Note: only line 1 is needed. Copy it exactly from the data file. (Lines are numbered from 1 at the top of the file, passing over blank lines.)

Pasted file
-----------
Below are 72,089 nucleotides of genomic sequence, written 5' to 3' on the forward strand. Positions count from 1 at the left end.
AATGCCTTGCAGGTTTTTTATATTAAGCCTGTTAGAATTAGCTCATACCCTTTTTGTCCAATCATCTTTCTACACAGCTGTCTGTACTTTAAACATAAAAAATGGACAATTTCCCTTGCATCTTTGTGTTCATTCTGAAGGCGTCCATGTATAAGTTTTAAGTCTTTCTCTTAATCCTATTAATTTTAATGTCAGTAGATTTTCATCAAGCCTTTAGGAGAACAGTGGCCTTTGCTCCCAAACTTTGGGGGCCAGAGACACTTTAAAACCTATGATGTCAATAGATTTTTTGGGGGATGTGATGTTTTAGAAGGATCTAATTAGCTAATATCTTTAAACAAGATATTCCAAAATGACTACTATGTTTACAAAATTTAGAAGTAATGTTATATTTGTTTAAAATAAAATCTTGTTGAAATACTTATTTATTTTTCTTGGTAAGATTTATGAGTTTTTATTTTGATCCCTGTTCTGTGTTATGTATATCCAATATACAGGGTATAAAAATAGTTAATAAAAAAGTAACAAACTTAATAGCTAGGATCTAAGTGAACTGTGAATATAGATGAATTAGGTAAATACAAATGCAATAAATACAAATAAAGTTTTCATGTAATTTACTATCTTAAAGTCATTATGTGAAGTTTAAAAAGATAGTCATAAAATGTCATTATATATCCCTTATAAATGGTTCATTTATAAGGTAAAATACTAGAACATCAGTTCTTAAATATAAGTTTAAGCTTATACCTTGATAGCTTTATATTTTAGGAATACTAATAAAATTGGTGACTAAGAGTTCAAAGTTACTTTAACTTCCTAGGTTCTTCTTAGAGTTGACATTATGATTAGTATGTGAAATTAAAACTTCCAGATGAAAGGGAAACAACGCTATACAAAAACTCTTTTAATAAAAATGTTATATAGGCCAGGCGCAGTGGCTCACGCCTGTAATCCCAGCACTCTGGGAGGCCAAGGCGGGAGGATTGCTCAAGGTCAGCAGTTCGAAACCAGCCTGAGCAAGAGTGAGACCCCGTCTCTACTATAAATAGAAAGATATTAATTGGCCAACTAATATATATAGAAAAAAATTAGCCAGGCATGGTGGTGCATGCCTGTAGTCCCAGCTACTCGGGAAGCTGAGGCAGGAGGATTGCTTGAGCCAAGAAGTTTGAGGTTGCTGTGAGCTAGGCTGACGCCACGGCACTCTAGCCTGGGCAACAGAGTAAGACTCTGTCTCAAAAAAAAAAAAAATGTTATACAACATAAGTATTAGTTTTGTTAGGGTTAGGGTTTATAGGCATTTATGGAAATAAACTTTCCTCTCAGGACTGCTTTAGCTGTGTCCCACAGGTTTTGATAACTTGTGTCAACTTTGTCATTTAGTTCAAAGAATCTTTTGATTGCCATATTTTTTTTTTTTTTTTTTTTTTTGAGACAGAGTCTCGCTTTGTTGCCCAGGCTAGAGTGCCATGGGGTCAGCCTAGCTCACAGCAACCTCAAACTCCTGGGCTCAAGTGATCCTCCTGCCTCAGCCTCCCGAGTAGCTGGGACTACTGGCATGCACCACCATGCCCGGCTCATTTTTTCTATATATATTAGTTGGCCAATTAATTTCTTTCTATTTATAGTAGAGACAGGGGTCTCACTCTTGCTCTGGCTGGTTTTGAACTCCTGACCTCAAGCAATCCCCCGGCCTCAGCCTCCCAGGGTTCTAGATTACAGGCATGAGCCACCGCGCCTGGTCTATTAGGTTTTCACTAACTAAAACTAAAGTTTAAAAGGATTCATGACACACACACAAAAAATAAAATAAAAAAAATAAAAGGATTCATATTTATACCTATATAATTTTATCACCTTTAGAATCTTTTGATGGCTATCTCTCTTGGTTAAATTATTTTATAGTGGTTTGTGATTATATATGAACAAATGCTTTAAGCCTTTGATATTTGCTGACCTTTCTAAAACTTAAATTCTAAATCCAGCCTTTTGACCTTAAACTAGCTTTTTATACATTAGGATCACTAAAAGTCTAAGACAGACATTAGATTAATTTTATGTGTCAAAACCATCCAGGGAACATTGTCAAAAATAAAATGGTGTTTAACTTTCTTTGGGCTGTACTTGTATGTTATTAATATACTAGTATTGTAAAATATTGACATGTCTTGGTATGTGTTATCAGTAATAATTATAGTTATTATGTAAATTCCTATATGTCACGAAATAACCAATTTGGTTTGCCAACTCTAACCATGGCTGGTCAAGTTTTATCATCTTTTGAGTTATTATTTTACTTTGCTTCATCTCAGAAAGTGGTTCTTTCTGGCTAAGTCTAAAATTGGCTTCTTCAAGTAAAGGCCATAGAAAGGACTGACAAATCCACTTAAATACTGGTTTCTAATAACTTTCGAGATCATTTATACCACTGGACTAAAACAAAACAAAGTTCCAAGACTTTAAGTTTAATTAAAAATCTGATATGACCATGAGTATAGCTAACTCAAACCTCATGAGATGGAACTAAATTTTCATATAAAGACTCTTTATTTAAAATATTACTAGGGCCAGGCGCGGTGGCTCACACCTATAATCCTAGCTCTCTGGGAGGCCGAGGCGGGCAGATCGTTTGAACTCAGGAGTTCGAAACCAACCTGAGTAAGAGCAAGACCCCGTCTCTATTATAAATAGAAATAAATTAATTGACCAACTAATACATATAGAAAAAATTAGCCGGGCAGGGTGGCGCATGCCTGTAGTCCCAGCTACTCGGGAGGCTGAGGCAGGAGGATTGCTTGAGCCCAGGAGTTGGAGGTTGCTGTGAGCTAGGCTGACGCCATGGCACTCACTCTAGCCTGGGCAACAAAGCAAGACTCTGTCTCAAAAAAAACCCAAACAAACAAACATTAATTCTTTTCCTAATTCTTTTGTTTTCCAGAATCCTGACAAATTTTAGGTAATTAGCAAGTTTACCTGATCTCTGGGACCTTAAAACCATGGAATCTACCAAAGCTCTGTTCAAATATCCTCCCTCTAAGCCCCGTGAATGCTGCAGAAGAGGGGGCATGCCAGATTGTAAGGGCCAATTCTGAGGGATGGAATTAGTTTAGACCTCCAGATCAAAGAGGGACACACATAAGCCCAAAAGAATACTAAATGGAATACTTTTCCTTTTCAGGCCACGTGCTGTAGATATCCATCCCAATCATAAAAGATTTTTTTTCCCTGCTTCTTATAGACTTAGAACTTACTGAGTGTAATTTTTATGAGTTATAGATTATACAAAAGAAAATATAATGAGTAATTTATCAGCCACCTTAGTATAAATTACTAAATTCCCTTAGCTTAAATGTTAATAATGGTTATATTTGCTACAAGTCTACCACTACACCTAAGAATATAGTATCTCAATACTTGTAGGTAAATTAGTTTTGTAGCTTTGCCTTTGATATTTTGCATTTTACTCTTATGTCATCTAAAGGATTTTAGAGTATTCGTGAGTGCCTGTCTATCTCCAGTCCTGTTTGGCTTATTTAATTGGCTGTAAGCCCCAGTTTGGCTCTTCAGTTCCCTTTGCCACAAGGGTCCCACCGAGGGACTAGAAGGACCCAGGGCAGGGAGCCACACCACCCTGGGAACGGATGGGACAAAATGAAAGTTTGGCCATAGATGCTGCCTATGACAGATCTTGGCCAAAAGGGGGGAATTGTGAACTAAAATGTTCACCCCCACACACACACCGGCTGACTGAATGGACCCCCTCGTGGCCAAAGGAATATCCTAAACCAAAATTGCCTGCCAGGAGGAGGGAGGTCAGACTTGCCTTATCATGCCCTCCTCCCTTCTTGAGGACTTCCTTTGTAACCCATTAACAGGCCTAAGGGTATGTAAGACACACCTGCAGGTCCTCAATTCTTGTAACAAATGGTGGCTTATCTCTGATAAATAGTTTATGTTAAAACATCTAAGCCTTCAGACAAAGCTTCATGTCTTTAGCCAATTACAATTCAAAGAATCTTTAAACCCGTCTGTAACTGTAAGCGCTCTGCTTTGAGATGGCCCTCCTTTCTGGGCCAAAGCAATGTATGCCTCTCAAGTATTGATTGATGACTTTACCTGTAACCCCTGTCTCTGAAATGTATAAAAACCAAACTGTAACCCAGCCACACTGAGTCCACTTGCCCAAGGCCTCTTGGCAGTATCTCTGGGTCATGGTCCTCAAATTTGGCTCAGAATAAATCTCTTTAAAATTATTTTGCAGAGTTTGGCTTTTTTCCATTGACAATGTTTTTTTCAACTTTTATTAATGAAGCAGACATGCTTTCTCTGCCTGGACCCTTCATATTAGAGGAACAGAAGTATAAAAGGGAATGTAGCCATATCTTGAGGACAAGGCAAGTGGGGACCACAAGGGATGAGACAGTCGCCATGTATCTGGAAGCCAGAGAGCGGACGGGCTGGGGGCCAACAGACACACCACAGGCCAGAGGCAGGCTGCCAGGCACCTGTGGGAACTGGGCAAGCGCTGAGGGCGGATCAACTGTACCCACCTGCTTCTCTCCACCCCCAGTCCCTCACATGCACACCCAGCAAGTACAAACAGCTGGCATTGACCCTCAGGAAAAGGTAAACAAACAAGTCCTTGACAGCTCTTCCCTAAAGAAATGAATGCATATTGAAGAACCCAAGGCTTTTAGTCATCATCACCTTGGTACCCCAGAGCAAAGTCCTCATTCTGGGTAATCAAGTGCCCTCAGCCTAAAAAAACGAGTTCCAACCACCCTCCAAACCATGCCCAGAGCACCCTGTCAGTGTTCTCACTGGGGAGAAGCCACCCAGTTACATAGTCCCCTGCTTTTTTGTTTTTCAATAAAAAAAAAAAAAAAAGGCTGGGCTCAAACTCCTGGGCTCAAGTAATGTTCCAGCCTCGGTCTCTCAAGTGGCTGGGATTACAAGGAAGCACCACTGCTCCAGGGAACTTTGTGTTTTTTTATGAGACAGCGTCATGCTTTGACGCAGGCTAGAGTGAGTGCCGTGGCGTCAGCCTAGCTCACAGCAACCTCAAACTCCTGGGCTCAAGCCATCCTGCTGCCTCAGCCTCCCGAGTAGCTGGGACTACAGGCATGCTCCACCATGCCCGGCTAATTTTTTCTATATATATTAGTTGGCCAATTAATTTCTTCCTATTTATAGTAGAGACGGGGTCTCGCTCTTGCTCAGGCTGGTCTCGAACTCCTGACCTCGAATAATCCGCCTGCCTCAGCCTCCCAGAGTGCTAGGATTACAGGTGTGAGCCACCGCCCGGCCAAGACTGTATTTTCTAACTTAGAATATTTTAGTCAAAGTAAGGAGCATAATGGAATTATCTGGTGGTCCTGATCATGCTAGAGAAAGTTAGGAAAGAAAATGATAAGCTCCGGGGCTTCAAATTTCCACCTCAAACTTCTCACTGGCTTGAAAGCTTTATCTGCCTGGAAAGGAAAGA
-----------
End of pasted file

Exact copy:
Below are 72,089 nucleotides of genomic sequence, written 5' to 3' on the forward strand. Positions count from 1 at the left end.